Recognising Fundamental Civil Liberties Re: personal drug use

This topic contains 2 replies, has 1 voice, and was last updated by  Stuart Seaton 1 year, 6 months ago.

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  • #1364

    Stuart Seaton

    “ยง 12. The CSL shall not criminalize drug and alcohol use and/or possession by individuals, which shall be treated uniquely within the sphere of public health”

    (Partly) in repsonse to previous comments/amendments regarding this section:

    I don’t think the proposals regarding drug use go far enough to recognise the fundamental civil liberty/human rights of everyone to possess/use any quantity of drugs, without limit. There is no limit on how much alcohol or tobacco we can possess, and this doesn’t seem to cause any issues; No further issues that aren’t already issues with alcohol and tobacco already. It might not be possible to set arbitrary limits on possession without impinging on civil liberties, and inadvertently introducing (more) harm. Like the alcohol/tobacco industry full legal regulation is the only way to minimise harm. If so then quantity of possession will be a non-issue, as it is with alcohol and tobacco.

    Of course, there are some black markets that illegally sell alcohol and tobacco, but they tend to be rare and the product of high taxation, which is in itself a form of drug prohibition since ultimately the aim of imposing high taxes is to deter people from using them, or using them to excess (a tactic which clearly does not work, or results in people often seeking other harder drugs as a substitute)

    The fact is there is little or no difference in the harms caused by alcohol or tobacco between legal and illegal markets, and placing arbitrary limits on an individual’s possession of either would have little effect in detering anyone from supplying these unlicensed; in fact it even may result in production/supply falling in to the hands of less trustworthy, and more dangerous criminals.

    The risk of placing arbitrary limits on possession is that it potentially grants power to governments to enforce possession, and how do you decide what limits to impose? This also introduces the risk of some sort of Prohibition 2.0 such as in the case of cannabis, where the current mantra seems to be to discourage any form of cannabis that is high in THC.

    Where there is a demand, there will always be a market. And if we impose limits on how much of a certain drug can be produce we also risk handing production over to smaller, more amateur set-ups as opposed to parger scale productions.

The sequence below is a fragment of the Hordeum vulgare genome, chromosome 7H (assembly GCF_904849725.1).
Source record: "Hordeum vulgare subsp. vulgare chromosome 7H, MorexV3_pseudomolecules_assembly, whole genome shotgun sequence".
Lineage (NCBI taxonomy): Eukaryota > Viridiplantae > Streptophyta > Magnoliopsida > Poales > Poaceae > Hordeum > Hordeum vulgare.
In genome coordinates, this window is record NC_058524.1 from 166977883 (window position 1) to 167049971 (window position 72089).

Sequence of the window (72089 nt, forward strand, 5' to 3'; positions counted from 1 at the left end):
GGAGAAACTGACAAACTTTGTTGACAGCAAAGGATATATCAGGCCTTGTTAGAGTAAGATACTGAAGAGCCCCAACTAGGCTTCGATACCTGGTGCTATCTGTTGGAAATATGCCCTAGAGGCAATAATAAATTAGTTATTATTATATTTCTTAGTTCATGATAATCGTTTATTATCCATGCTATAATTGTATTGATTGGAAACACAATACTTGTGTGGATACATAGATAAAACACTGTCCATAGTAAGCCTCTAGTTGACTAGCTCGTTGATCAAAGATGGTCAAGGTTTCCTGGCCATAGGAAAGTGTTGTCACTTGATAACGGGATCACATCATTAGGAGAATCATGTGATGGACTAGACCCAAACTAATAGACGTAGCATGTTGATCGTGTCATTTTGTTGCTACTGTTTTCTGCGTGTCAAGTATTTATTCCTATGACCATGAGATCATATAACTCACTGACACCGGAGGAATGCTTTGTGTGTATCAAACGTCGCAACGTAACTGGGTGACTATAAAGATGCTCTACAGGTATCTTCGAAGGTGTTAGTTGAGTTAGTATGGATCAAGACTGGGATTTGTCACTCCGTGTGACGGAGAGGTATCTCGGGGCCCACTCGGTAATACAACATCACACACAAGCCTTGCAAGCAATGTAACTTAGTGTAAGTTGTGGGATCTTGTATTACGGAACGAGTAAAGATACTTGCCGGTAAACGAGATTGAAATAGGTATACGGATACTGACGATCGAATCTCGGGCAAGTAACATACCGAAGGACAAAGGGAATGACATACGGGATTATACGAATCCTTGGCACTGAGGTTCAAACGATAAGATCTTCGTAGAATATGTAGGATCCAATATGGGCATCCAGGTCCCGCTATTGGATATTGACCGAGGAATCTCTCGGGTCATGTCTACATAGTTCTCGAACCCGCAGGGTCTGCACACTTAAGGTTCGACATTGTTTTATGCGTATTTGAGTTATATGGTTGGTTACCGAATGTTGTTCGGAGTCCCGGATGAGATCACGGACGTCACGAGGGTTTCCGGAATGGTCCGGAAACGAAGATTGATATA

Placing limits on posession, in order to deter supply will not deter suppliers. It does not deter them now, so why would a more relaxed approach to drugs policy deter anyone by placing a restriction on possession?

    The only way to reduce potential harm from drugs and protect the rights of everyone is to remove all prohibitive legislation. There cannot be rules that say it is OK for citizens to possess an unlimited supply of one drug, and not the other; especially when it is the case now that there are no limits on the possession certain drugs that are known to cause a great deal of harm, and no evidence to suggest that placing limits on possession would have any effect whatsoever to reduce the harm from them.

    A system which distinguishes between drugs, and what rights citizens can have regarding those drugs based (to an extent) on societal norms and what drug use is considered acceptable is a form of drugs apartheid, which is a fundamental breach of human rights.

    The only truly sensible and progressive approach to drugs policy is to recognise the fundamental human right to use/possess any quantity of any drug, and allow there to be regulatory processes involved in the production of any drug that there is a demand for. This includes cannabis, LSD, MDMA, heroin and cocaine (to name but a few)

    This may not be a popular strategy among some, but the fact of the matter is prohibition has consistently failed to make any sort of impact on the use and supply of any drug anyway, and the only way to approach the problem is to allow the production and supply of any drug to be regulated so that it is at least safe, or as safe as it can be made to be.

    The incentive for people to progress onto other drugs will be taken away instantly in the event of a strategy that ceases to limit the supply of all drugs. It will make all drugs safer. Legally restricting the possession of any drug potentially will deter some people from supplying it (and no law will be effective in stopping every drug supplier) and subsequently risks placing the production and supply into the hands of criminals who may be more willing to take the risk, and often care little about the quality of the product that they are supplying.